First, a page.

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Who’s in the Center of Your System?

Changing our practices one patient at a time

PatCare

December 2015

Being diagnosed with brain cancer is disorienting for any patient. When Christine Zars, MS, found out she had a brain tumor at age 19, even the term “tumor” was confusing. “’Tumor’ meant absolutely nothing to me,” she said in a joint RSNA-ACR session, “but I could tell from my parents’ reaction that this was really bad.”

Zars shared her story with RSNA 2015 attendees in a special RSNA-ACR joint session on patient-centered care. She was joined by radiologists Jennifer L. Kemp, MD, and James V. Rawson, MD, FACR, who shared their perspectives on changing the culture of medicine to be more patient centric. Both Rawson and Kemp recounted the moments that shifted their perspective and the way they practiced. Kemp experienced health care from the patient perspective when her husband was diagnosed with rectal cancer in his thirties, while Rawson had sick relatives throughout medical school and residency.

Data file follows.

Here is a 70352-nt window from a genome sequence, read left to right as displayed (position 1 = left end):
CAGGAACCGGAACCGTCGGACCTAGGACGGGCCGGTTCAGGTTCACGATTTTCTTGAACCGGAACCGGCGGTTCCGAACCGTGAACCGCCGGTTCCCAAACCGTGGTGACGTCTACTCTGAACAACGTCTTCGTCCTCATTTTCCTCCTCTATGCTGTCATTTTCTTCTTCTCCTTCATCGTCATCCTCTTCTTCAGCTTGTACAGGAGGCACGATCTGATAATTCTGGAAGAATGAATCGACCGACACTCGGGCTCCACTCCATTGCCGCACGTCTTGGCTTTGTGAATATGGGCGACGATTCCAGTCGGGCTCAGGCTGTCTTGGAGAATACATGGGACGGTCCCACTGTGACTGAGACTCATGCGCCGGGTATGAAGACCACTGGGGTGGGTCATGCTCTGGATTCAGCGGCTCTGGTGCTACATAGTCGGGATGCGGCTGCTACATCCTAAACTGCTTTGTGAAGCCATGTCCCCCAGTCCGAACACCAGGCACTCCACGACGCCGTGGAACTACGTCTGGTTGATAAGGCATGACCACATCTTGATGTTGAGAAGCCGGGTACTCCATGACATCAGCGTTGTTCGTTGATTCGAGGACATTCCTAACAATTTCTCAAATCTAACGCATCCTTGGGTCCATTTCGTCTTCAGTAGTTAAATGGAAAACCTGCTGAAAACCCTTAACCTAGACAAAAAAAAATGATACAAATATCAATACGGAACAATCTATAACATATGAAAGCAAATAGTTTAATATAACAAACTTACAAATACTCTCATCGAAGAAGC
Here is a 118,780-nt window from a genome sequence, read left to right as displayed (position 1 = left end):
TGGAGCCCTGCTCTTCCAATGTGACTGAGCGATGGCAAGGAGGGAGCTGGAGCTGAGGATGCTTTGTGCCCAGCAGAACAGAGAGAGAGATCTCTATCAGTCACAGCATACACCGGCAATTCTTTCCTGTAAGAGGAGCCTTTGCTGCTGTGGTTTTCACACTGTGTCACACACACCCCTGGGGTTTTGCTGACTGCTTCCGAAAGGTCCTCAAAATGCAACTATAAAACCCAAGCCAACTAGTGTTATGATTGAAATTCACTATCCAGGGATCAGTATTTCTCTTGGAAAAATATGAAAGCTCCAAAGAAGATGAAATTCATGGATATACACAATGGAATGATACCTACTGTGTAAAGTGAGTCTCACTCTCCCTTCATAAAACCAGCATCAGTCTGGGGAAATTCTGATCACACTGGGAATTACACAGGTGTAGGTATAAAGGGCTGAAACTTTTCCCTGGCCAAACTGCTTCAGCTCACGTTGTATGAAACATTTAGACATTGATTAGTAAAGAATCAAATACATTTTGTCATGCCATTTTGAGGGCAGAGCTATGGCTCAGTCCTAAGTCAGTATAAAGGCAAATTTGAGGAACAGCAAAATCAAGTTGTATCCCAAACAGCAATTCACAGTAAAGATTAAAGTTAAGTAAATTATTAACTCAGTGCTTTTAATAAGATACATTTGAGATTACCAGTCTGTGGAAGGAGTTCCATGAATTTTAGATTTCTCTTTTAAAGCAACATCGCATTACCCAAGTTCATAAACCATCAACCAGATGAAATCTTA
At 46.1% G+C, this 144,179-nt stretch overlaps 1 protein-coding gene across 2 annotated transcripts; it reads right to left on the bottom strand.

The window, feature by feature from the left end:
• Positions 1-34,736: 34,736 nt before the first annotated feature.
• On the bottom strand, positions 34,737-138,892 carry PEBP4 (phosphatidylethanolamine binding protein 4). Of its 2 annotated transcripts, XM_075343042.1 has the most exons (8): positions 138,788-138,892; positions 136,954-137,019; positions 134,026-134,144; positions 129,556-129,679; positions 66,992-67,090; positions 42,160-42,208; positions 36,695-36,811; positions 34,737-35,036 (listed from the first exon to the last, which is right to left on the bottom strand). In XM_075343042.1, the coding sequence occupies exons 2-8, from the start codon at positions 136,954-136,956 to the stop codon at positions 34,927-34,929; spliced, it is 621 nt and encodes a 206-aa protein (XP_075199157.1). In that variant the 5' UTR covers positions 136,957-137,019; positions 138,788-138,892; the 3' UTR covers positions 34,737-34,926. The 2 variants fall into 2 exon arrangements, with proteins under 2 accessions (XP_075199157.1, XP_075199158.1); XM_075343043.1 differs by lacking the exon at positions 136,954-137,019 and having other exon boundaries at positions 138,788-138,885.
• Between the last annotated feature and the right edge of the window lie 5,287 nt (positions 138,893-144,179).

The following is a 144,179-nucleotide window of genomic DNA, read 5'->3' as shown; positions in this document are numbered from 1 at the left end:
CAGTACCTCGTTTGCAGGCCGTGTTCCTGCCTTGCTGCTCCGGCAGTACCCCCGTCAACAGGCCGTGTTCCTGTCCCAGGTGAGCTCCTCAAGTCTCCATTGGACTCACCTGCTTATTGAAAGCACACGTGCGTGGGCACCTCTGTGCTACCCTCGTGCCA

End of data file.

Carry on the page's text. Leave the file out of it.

After Kemp’s glimpse of medicine as a patient caregiver, she realized she had a choice to make. “I could keep practicing medicine the way I was taught, the way I knew,” she said. “Or I could make a change.”

Here are steps you can take to make that same change in your practice.

Make your patients your partners. In the traditional model of care, patients are the recipients of care, almost passive subjects to which treatment is administered. It’s a paradigm shift for patients to be viewed as active partners in their care. “You actually aren’t the expert in their experience. They are,” says Rawson. “That means you’re going to have to listen.” The keys, according to Rawson, are partnership and collaboration.